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Gardening and FV Intake on College Campuses DJ Staub, Doctoral Student Get. FRUVED Weekly Webinar Series November 13, 2017 University of Florida, Food Science and Human Nutrition Department
OVERVIEW: Key Findings from Get FRUVED Study and Tips for Promoting Gardening on Your Campus Background: Fruit and vegetable intake among college students Get. FRUVED Findings: Results from Get. FRUVED gardening survey Your Campus: How to get your Get. FRUVED organization involved
Goals of the Intervention: Nutrition • Transition through college years often associated with weight gain • Increased consumption of energy-dense foods • Decreased consumption of nutrient-dense foods • Dietary habits shaped during college years often persist into adulthood • Perpetuation of obesity epidemic • Increased chronic disease incidence
Fruit and Vegetable Intake among College Students • DGAs recommend at least 2 servings of fruit and 3 servings of vegetable per day • Decrease risk for CHD, cancer, stroke • Less than 10% of college students meet recommendations! • Only 14% of students who completed the FRUVED eligibility screener met FV recommendations! Solutions? ? ?
Gardening and FV Intake • Gardening programs have been shown to increase FV intake among children and adolescents • Often implemented in the school setting • May include concurrent nutrition education • Offer additional benefits beyond improved FV intake • Little/no research related to gardening to improve FV intake among college students
A Retrospective Study of Gardening Experience and Fruit and Vegetable Consumption at the End of the First Year of College Staub, D. 1; Colby, S. 2; Olfert, M. 3; Zhou, W. 2; Colee, J. 1; Kattelmann, K. 4; Vilaro, M. 1; Loso, J. 1; Franzen-Castle, L. 5; Mathews, A. 1 1 University of Florida; 2 University of Tennessee; 3 West Virginia University; 4 South Dakota State University; 5 University of Nebraska-Lincoln Objective: To investigate the association between gardening experience and FV consumption among a diverse sample of college freshmen at the end of the first year of college.
Survey Components • Demographic questionnaire • Gardening experience questions • Childhood gardening experience (“growing up”) • Recent gardening experience (“in the past 12 months”) • Frequency of engagement in recent gardening • National Cancer Institute FV Screener • Mean FV intake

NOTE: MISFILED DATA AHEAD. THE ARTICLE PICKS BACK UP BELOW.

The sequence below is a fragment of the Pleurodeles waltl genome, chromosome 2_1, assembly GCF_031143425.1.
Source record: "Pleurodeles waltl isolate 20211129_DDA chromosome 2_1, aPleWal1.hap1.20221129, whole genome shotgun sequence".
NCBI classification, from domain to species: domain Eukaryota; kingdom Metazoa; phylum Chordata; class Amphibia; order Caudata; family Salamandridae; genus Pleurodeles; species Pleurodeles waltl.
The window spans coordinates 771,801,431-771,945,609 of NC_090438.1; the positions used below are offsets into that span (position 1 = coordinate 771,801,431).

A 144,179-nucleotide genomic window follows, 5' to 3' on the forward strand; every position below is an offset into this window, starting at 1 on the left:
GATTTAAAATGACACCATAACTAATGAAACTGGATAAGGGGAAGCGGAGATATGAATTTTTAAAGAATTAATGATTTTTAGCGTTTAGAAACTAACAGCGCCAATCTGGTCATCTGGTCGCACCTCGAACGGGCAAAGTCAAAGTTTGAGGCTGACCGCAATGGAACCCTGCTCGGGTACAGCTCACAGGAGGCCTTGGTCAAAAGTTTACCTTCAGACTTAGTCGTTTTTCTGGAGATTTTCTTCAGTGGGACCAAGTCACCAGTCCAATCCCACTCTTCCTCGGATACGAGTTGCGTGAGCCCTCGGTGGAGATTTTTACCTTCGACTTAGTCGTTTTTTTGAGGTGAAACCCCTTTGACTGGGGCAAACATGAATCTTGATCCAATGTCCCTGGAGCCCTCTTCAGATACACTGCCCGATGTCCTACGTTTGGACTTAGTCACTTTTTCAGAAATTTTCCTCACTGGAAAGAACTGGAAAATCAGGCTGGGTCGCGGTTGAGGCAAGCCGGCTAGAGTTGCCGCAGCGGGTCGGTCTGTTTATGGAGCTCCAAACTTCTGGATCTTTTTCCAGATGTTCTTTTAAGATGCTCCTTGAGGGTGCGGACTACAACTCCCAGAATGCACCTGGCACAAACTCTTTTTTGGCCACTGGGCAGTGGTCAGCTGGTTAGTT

Results Table 1. Participant Demographics
Results Figure 1. Prevalence of Gardening Experience Figure 2. Mean FV Intake by Gardening Experience
Results Figure 3. Mean FV Intake by Recent Gardening Experience * Figure 4. Association between Frequency of Participation in Recent Gardening and FV Intake . 056 ±. 024, F (1, 639. 1), p<. 05
Conclusions • Nearly half of college freshmen have no gardening experience by the end of their first year • Students with recent gardening experience have significantly higher FV intake compared to those with no recent experience • Frequency of participation in recent gardening is positively associated with FV intake • Gardening programs targeting first-year college students may be an effective strategy for improving students’ FV intake
Conclusions Next steps: • More research! • Gardening classes? • Dorm gardening plots? • Gardening clubs? • Community gardening initiatives?
Getting Started: Take a Tour • Tour: • A local farm • Your university’s farm • A farmer’s market • Contact advisors or faculty in agricultural sciences • Ask about regulations/residence hall gardens
Local farms and community gardens often welcome regular volunteers • Team building • Community service • Monthly work day • Partner with gardening or horticulture club
Encourage Porch Gardening • Starting a garden is a big step • Students can benefit from small scale gardening • Club Activity: “Pot Up Day”
RESOURCES • Your agriculture department • County Cooperative Extension Office • Collegiate 4 H Club • County Master Gardener program • Gardening club Thank you!